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20 Sep

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It may seem premature to apply for a mortgage before you buy a property, but in reality many potential buyers end up losing out on properties because they haven’t qualified for a mortgage in time.

Therefore, it is best to begin applying for a mortgage before starting to seriously look at properties to buy. By arranging for a mortgage early, you can determine exactly what you can afford. It can be easy to get swept up in the shopping and viewing process and get your heart set on a property that is too expensive for you. Before you start shopping, it’s best to use a mortgage loan calculator in order to find out exactly what you can afford.

Remember, it’s not just about the down payment. There are closing costs, and then monthly mortgage payments after. By calculating exactly what you can afford, and even qualifying for a mortgage before making offers, you can avoid disappointment.

It’s especially important to be sure you can qualify for a mortgage before buying if you are self-employed or in an otherwise unconventional employment/financial situation. When applying for a mortgage, you will have to provide detailed financial and employment documentation to prove you can afford your mortgage loan. If you try to buy first, you may find out you aren’t able to borrow as much as you thought, and end up losing out on the property.

Pre-qualifying for a mortgage can also be an advantage if you are bidding against rival buyers who do not yet have mortgage arrangements in place. Overall, being pre-approved, or approved for a mortgage in principle is definitely recommended for those who want to buy a property.

If you are hoping to buy a property, you should start by doing your research. This may include speaking to a mortgage professional, and using a mortgage loan calculator to determine what kind of loan you will be able to afford. Things you will need to decide before you apply for a mortgage include:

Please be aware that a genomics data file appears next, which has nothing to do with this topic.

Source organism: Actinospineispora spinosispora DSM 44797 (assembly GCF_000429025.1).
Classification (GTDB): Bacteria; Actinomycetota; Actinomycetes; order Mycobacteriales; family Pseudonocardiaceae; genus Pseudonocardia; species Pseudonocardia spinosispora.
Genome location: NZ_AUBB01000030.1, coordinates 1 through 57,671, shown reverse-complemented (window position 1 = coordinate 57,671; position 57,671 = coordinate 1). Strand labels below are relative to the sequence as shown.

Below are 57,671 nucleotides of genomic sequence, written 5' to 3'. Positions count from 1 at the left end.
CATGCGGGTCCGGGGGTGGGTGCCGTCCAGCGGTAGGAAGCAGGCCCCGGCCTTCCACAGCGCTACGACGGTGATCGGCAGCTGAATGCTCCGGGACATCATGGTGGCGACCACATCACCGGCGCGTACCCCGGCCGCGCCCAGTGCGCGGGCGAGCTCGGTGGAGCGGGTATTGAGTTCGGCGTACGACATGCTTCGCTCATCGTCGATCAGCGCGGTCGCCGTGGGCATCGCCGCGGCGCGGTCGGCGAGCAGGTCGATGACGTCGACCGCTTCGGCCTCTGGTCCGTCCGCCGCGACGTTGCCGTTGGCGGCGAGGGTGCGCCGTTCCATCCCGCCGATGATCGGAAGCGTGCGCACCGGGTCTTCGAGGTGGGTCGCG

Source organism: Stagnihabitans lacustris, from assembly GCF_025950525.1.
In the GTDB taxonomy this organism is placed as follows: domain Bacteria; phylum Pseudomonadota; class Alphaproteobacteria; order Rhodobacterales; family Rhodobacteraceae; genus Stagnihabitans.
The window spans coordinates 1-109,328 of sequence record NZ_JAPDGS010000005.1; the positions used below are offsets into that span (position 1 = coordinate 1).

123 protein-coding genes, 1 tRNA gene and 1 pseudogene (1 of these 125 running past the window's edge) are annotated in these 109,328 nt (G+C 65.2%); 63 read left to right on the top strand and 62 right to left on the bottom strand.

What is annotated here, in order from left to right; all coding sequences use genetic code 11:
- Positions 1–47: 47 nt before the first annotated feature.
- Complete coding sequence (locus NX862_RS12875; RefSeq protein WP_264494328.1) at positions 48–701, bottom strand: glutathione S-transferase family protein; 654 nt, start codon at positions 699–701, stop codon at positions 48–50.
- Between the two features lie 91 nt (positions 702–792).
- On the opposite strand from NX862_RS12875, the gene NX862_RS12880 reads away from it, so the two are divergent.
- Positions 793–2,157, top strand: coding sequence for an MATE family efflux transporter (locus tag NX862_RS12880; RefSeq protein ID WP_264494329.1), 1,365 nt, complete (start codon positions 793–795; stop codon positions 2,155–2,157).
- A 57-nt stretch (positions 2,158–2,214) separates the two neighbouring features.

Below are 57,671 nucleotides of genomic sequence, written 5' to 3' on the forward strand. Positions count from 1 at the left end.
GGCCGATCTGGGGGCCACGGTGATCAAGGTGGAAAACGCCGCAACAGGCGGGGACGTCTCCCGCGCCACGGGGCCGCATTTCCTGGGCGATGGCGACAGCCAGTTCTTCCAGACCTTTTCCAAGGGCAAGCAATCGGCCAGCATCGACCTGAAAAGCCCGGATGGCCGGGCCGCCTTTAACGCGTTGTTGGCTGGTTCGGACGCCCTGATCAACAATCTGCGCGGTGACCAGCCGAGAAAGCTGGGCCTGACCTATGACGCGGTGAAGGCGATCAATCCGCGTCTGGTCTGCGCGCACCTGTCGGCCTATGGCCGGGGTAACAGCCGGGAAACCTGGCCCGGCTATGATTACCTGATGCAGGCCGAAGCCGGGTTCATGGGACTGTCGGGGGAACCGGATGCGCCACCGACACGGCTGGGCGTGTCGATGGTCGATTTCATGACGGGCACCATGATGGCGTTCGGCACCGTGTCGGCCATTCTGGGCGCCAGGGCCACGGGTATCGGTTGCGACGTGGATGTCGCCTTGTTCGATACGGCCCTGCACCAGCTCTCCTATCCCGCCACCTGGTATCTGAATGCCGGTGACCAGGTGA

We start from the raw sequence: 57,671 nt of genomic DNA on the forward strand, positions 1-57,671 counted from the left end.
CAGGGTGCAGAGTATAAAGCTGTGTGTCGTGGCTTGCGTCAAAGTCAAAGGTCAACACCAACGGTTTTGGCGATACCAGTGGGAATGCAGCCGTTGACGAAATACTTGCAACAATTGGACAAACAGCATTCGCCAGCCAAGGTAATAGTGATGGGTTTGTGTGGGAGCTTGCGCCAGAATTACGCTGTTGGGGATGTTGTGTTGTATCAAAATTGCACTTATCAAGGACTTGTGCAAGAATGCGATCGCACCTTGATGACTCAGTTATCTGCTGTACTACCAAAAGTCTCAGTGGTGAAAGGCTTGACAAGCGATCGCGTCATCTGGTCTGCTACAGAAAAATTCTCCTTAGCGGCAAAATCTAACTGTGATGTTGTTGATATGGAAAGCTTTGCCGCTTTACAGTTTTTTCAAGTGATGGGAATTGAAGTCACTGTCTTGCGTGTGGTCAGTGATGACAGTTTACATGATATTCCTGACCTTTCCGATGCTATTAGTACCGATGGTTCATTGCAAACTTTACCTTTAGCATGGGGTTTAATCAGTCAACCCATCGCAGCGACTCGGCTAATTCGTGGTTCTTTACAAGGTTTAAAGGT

• How much can I afford? You will need to calculate how much of a loan you can afford by looking at your monthly expenses and income. You can find a mortgage loan calculator online, and put in a value in order to get a rough idea of what your monthly payments will be. You will also need to be able to afford the minimum down payment on the home from your own resources. The more down payment you can put down, the easier time you will have getting a mortgage.
  • What kind of mortgage do I want? Usually this means deciding between a fixed or variable rate mortgage. While many home buyers choose the stability and predictability of a fixed rate mortgage, there can be benefits to a variable rate mortgage. Discuss with a mortgage professional to determine which is best for you. Take a look online, or speak to a mortgage broker in order to get an idea of what kind of mortgage rates are out there, and what the market is currently like. The more you know about this, the better mortgage rates you will find.

Once you have narrowed your search down to a few different mortgages, you can try to get pre-approved. During a pre-approval, a lender will look at your financial history and current records and let you know the maximum amount they will lend you, and what rate they will charge you.

If you get pre-approved, you will know:

  • the maximum amount of mortgage loan you can receive;
  • mortgage payment estimates;
  • interest rate for first 60-120 days.

A pre-approval does not guarantee you will get a mortgage from that lender, but it can be very helpful when deciding what kind of property you can afford. A pre-approval will tell you the maximum loan you will receive, so it’s usually recommended to look at properties in a lower price range than what you are pre-approved for. It’s usually best to leave a little room in your budget, especially as you’ll need funds left over for closing costs, maintenance costs, and any other associated fees.

To be pre-approved, you will need to provide documents showing your current income, assets, and level of debt. The documents you will need to provide include:

  • proof of employment (pay stub and letter of employment, though this is different if you’re self-employed);
  • identification;
  • financial statements proving you can pay for the down payment and closing costs from your own resources;
  • proof of other assets, such as cars or other properties;
  • statements of debt or other financial obligation (such as student loans, car loans, child support, credit card statements, etc).

If you are pre-approved and can then prove to a lender that you can pay the amount they are asking for, getting a mortgage should be easy. However, make sure you do all your homework before making any offers, including using a mortgage loan calculator to see what your monthly payments will be, and contacting a mortgage broker for help!

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